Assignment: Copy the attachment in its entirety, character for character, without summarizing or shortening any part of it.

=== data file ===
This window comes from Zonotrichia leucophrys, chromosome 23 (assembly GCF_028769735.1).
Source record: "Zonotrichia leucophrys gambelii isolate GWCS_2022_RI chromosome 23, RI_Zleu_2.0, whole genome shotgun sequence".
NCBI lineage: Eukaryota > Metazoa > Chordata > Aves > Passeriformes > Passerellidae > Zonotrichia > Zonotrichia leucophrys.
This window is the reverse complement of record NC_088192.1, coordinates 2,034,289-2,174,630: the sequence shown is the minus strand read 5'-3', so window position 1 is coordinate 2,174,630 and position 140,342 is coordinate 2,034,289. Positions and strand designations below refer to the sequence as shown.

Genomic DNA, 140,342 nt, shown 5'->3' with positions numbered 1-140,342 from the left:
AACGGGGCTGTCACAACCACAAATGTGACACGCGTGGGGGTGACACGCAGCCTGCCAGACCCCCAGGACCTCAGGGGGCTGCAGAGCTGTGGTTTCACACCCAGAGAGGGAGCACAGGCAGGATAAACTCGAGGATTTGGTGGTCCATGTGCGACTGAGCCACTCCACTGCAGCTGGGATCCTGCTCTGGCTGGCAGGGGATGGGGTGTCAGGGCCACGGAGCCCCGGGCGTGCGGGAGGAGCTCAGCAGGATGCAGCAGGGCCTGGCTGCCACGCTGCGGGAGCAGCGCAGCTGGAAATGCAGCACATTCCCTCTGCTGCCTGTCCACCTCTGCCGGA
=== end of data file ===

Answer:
This window comes from Zonotrichia leucophrys, chromosome 23 (assembly GCF_028769735.1).
Source record: "Zonotrichia leucophrys gambelii isolate GWCS_2022_RI chromosome 23, RI_Zleu_2.0, whole genome shotgun sequence".
NCBI lineage: Eukaryota > Metazoa > Chordata > Aves > Passeriformes > Passerellidae > Zonotrichia > Zonotrichia leucophrys.
This window is the reverse complement of record NC_088192.1, coordinates 2,034,289-2,174,630: the sequence shown is the minus strand read 5'-3', so window position 1 is coordinate 2,174,630 and position 140,342 is coordinate 2,034,289. Positions and strand designations below refer to the sequence as shown.

Genomic DNA, 140,342 nt, shown 5'->3' with positions numbered 1-140,342 from the left:
AACGGGGCTGTCACAACCACAAATGTGACACGCGTGGGGGTGACACGCAGCCTGCCAGACCCCCAGGACCTCAGGGGGCTGCAGAGCTGTGGTTTCACACCCAGAGAGGGAGCACAGGCAGGATAAACTCGAGGATTTGGTGGTCCATGTGCGACTGAGCCACTCCACTGCAGCTGGGATCCTGCTCTGGCTGGCAGGGGATGGGGTGTCAGGGCCACGGAGCCCCGGGCGTGCGGGAGGAGCTCAGCAGGATGCAGCAGGGCCTGGCTGCCACGCTGCGGGAGCAGCGCAGCTGGAAATGCAGCACATTCCCTCTGCTGCCTGTCCACCTCTGCCGGA